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Elon Musk
Elon Musk and Tesla have been cleared of wrongdoing in a lawsuit over a pair of tweets from the executive that investors say cost them billions of dollars.

After less than two hours of deliberation wrapping up a three-week trial, a jury in San Francisco ruled on Friday that the Tesla CEO had not deceived investors with two tweets posted in August 2018 about a Tesla buyout that never happened.

Musk had tweeted that he planned to take the electric carmaker private at $420 a share, and had "funding secured" to do so. The posts triggered stocks to surge over a 10-day period before falling back after Musk abandoned the deal, investors argued.

The decision marks an important victory for Musk, who is embroiled in several lawsuits and has aggressively fought any charges that he was guilty. The executive, who now is the CEO of Twitter after purchasing the company months ago for $44bn, has repeatedly defended his ability to tweet broadly.

The case was seen as a test of whether or not Musk could be held liable for his freewheeling use of Twitter. The billionaire testified on multiple days of the trial, arguing that his tweets were a democratic way to communicate and did not always affect Tesla stock the way he expected. "Just because I tweet something does not mean people believe it or will act accordingly," he told the jury.

Musk tweeted following the verdict:
"Thank goodness, the wisdom of the people has prevailed! I am deeply appreciative of the jury's unanimous finding of innocence in the Tesla 420 take-private case."
The first tweet under scrutiny, posted just before he boarded his private jet, Musk declared he had "funding secured" to take Tesla private. A few hours later, Musk sent another tweet indicating that the deal was imminent. The price Musk chose - $420 - is widely considered to be a marijuana reference, further rankling investors who believed he was not taking the business seriously. Musk claimed during the trial the number was "not a joke" and any associations with cannabis were merely coincidence.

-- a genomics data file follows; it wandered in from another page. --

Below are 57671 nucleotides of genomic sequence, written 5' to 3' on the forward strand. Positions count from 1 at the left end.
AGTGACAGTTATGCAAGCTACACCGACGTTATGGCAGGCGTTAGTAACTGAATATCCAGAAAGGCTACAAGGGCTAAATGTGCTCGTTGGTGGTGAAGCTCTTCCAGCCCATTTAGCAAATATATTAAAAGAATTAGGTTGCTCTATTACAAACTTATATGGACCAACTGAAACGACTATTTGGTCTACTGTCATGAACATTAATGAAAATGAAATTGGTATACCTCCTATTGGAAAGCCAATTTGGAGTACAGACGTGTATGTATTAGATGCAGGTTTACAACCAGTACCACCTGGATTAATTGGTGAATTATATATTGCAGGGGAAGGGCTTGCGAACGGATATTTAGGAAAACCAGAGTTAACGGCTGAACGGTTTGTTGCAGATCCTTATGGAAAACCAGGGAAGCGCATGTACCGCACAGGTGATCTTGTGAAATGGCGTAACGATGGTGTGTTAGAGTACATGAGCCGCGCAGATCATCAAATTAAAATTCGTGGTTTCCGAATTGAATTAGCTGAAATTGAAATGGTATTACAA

Musk appeared in court on Friday for closing arguments, even though his presence wasn't required, underscoring the importance of the trial's outcome to him. In closing statements he was both vilified as a rich narcissist whose reckless behavior risks "anarchy" and hailed as a visionary looking out for the "little guy".

Nicholas Porritt, a lawyer for the Tesla shareholders, urged the jurors to
"Rebuke Musk for his 'loose relationship with the truth'. Our society is based on rules. We need rules to save us from anarchy. Rules should apply to Elon Musk like everyone else."
Alex Spiro, Musk's attorney, conceded the 2018 tweets were "technically inaccurate". But he told the jurors: "Just because it's a bad tweet doesn't make it a fraud."

US district judge Edward Chen, who presided over the trial, decided last year that Musk's 2018 tweets were false and has instructed the jury to view them that way.